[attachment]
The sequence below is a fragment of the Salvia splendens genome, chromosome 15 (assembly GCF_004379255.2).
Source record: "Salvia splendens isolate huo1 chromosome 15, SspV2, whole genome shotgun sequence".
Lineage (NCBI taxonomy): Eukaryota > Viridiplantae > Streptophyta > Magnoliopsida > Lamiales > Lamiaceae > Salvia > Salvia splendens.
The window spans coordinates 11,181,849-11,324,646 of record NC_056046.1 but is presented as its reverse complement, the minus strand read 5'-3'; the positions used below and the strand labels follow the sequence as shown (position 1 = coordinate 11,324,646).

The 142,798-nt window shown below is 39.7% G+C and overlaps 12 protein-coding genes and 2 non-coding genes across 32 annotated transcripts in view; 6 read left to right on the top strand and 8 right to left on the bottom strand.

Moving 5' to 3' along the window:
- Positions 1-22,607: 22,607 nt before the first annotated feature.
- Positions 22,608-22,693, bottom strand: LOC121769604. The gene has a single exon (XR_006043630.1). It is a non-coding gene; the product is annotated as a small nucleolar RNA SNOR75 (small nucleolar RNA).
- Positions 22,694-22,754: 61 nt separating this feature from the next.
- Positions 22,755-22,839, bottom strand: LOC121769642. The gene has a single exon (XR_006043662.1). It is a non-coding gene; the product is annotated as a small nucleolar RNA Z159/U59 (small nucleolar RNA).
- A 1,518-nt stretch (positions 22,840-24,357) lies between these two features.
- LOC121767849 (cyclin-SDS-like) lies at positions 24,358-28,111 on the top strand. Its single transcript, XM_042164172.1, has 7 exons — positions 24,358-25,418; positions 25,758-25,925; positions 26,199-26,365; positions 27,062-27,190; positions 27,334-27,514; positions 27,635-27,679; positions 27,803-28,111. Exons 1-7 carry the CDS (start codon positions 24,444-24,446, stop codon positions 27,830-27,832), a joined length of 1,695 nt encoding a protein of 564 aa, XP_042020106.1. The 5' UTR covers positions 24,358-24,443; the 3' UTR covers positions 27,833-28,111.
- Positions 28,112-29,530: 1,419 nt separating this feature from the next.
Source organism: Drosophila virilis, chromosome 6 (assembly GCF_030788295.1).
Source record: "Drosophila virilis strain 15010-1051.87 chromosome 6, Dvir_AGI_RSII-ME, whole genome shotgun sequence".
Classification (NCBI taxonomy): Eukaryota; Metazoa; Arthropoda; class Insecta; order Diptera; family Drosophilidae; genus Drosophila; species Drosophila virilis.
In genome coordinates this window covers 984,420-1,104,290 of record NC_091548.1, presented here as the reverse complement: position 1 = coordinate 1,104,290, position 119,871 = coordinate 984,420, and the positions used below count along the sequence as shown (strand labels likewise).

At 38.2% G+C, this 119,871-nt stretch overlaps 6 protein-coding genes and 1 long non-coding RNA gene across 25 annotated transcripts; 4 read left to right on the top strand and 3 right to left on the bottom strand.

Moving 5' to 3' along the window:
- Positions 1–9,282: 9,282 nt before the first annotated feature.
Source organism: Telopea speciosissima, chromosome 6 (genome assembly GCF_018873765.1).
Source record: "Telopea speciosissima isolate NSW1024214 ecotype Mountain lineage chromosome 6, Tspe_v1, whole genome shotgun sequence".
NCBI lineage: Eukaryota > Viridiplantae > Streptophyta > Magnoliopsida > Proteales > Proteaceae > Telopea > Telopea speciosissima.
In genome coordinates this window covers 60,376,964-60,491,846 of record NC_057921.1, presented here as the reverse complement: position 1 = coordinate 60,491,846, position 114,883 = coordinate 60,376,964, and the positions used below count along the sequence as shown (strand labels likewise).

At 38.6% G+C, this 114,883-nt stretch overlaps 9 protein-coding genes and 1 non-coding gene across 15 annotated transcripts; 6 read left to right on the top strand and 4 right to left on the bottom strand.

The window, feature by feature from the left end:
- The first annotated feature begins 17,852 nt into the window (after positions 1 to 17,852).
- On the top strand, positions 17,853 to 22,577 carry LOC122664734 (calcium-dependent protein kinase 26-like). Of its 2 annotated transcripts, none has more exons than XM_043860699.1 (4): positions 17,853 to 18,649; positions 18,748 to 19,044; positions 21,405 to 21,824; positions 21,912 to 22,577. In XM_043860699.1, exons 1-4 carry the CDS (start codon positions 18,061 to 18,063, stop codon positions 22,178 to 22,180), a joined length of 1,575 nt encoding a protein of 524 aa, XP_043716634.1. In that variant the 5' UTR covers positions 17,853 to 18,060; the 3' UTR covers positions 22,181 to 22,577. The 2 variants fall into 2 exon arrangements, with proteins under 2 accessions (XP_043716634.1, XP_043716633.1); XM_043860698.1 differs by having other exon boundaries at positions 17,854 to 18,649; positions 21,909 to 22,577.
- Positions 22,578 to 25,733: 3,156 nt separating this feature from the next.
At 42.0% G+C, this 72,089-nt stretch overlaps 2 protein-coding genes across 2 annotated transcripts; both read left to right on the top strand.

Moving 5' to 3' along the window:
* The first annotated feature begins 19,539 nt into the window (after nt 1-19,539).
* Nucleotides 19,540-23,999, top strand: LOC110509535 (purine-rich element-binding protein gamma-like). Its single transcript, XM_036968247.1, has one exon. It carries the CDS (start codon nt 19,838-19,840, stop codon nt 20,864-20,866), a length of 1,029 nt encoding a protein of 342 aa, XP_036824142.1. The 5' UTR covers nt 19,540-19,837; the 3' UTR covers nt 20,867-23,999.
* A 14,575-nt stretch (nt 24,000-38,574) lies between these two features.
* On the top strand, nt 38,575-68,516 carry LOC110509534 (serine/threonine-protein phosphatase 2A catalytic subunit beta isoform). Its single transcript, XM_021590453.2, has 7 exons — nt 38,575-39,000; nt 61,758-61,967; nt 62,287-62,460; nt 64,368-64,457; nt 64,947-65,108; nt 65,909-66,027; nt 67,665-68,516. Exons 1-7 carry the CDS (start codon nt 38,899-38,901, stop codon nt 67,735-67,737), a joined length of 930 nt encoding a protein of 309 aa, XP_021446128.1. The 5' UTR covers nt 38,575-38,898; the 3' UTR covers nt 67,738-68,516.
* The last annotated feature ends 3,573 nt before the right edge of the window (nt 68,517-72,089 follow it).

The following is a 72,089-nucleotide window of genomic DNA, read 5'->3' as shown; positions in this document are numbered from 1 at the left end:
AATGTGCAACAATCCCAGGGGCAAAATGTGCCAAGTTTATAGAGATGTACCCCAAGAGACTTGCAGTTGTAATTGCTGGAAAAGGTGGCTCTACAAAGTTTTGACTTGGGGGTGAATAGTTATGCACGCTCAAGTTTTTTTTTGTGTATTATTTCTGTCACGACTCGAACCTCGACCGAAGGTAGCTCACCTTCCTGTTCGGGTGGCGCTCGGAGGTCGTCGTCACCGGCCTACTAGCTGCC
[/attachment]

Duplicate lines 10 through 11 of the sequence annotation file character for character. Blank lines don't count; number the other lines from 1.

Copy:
- Positions 22,755-22,839, bottom strand: LOC121769642. The gene has a single exon (XR_006043662.1). It is a non-coding gene; the product is annotated as a small nucleolar RNA Z159/U59 (small nucleolar RNA).
- A 1,518-nt stretch (positions 22,840-24,357) lies between these two features.